While scouting canola fields at flowering and podding stages, dig up a few plants in each field and look at the crown and primary root. If the crop has above-ground symptoms, compare the roots of healthy and unhealthy plants. That might help you discover the problem.
Common root-area problems in canola fields
Blackleg. Use this three-step process to identify blackleg: (1) Does it have cankers that cause the base of stem to turn woody? If yes, then blackleg is likely. (2) Are the any pycnidia at the base of the stem? No other fungi produce pycnidia, especially if in conjunction with a canker. (3) When you cut the stem base/root top, is it black inside? Blackening of the cross section in and of itself can’t necessarily diagnose blackleg as other diseases, like verticillium stripe, can cause darkening of the cross section as well. Any one of these steps can indicate blackleg, but the presence of two or more of these symptoms confirms it. For final confirmation, samples could be sent to a diagnostic lab. Pinching of a stem can occur with a severe case of blackleg. More information and photos.
Root rot/foot rot. Rhizoctonia infection at the bolting and flowering stages of the season can cause roots to pinch off at the crown – which is right around ground level. Roots will also show some browning around and below the girdling. This “browning” and “girdling” are what give brown girdling root rot (BGRR) its name. Dry rot (base of stem turns woody) is more likely to be blackleg.
Foot rot, another similar rhizoctonia infection, can sever the crown from roots entirely. Look for smooth clear rotting that is sometimes soft and squishy. This disease seems to hit plants here and there throughout a field without any clear pattern. Overall incidence levels can depend on conditions (moisture will often lead to increased disease) and crop rotation. With more canola and rhizoctonia host plants in the rotation, the risk of disease increases. Physical damage from wind, wheel tracks or insects — such as root maggot, cutworm and flea beetle — can also provide an entry point for the disease.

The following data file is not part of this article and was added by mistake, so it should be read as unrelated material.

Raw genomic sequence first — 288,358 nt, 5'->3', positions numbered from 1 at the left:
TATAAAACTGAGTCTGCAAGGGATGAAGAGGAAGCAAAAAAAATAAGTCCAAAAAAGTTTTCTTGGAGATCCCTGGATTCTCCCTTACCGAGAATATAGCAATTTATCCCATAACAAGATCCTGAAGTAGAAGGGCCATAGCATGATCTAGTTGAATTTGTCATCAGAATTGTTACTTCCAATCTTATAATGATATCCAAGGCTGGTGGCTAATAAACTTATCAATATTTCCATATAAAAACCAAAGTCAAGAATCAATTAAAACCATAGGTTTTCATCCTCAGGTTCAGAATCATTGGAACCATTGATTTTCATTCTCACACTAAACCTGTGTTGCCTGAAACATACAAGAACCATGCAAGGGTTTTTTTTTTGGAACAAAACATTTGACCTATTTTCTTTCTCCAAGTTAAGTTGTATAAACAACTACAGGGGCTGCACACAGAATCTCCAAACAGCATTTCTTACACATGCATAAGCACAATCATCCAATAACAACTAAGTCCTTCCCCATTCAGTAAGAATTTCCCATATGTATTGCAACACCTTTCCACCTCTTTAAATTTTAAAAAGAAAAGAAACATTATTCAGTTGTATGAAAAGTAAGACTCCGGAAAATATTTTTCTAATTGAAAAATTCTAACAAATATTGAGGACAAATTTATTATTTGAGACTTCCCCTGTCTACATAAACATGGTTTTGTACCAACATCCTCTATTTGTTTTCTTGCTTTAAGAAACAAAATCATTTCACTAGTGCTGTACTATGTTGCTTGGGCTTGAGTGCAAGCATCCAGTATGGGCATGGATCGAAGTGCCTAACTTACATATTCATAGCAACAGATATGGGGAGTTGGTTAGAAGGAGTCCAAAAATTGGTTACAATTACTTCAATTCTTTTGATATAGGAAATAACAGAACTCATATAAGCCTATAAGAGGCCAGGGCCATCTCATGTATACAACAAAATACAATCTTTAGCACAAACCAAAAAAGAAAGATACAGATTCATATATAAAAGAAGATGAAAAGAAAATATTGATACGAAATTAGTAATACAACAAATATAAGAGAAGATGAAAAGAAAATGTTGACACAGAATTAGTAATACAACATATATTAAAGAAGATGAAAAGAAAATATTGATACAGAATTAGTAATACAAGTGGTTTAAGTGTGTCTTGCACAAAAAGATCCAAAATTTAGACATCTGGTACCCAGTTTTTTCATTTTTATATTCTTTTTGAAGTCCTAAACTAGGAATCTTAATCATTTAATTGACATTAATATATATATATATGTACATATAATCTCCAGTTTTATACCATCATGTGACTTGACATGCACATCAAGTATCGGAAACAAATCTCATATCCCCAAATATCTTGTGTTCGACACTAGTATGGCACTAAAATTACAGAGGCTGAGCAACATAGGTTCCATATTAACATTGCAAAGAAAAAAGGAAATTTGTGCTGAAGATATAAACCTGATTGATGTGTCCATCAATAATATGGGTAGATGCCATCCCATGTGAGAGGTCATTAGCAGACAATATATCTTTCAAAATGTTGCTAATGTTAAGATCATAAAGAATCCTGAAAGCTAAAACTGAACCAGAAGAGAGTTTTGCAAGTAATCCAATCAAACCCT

Seed treatment will protect young canola plants from rhizoctonia infection, but as seed treatment protection wears down over time, infection may occur. Infection seems to occur almost randomly and this pathogen, once present in one plant, does not seem to infect nearby plants. More information.
Clubroot. Galls can begin to form on canola plants about three weeks after germination and will grow steadily until harvest. Any time you’re in a field, pull up plants to check for galls – which are white, round tuber-like structures growing along the roots, often close to the taproot. They will grow throughout the season and could be the size of grapes, or larger, by harvest time. Clubroot restricts the flow of water and nutrients within the plant, so that severely infected roots can’t transport adequate water and nutrients to aboveground plant tissues. This can result in wilting, reduced seed production, stunting and possibly premature death of the plant. Even if these galls don’t reduce yields this year, they will cause an increase in spore loads in those fields.
Scout fields with resistant and susceptible varieties. Clubroot-resistant varieties can have galls, especially if the field has a clubroot pathotype to which the genetic trait provides limited protection.
If you find a patch of canola plants with clubroot galls, take action now to contain it. This is especially important (1) if clubroot is new to the farm or (2) if the field is seeded to a clubroot-resistant (CR) variety and the patch could have a new pathotype that you need to contain. If the patch is small, dig up the infected roots and burn/destroy them. Then make sure to leave the patch untouched by tillage or any other operation that would move soil beyond the patch. Canola Encyclopedia chapter on clubroot.
Root maggots. An AAFC rotation study showed that with continuous canola, root maggots caused a statistically significant increase in crop damage. Based on average canola prices, the yield losses quantified in the study were equivalent to $108-$140 per acre after only three years of continuous canola. There are no insecticides available to control root maggot in canola, but a one-year break between canola crops significantly reduced yield loss as a result of root maggots, the study found. The research also found that root maggot damage was worse with lower plant densities that produce larger stems. As a defense option, note that weedy fields seem to discourage flies from laying eggs on canola, but that may not be a worthwhile management strategy.
Another study in Manitoba from 1997-2000 looked at root maggot, and plotted the damage ratings and yield relative to the highest-yielding plots for that year of study. See the graph below.
If diagnostics are an interest of yours, you will like our Colours of Canola quiz that will help you keep in an open mind.